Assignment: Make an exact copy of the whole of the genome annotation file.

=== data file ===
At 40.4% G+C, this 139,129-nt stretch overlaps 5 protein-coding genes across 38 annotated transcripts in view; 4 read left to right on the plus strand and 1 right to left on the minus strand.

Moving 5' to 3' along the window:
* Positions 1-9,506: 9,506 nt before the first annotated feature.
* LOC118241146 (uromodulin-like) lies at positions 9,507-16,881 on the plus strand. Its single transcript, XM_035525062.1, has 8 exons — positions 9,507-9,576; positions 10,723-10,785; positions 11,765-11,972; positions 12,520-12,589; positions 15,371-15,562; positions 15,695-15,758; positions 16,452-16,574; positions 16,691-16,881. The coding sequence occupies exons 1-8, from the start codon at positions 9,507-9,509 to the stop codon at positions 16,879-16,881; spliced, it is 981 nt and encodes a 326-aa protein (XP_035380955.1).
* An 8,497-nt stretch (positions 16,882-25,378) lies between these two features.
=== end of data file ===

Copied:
At 40.4% G+C, this 139,129-nt stretch overlaps 5 protein-coding genes across 38 annotated transcripts in view; 4 read left to right on the plus strand and 1 right to left on the minus strand.

Moving 5' to 3' along the window:
* Positions 1-9,506: 9,506 nt before the first annotated feature.
* LOC118241146 (uromodulin-like) lies at positions 9,507-16,881 on the plus strand. Its single transcript, XM_035525062.1, has 8 exons — positions 9,507-9,576; positions 10,723-10,785; positions 11,765-11,972; positions 12,520-12,589; positions 15,371-15,562; positions 15,695-15,758; positions 16,452-16,574; positions 16,691-16,881. The coding sequence occupies exons 1-8, from the start codon at positions 9,507-9,509 to the stop codon at positions 16,879-16,881; spliced, it is 981 nt and encodes a 326-aa protein (XP_035380955.1).
* An 8,497-nt stretch (positions 16,882-25,378) lies between these two features.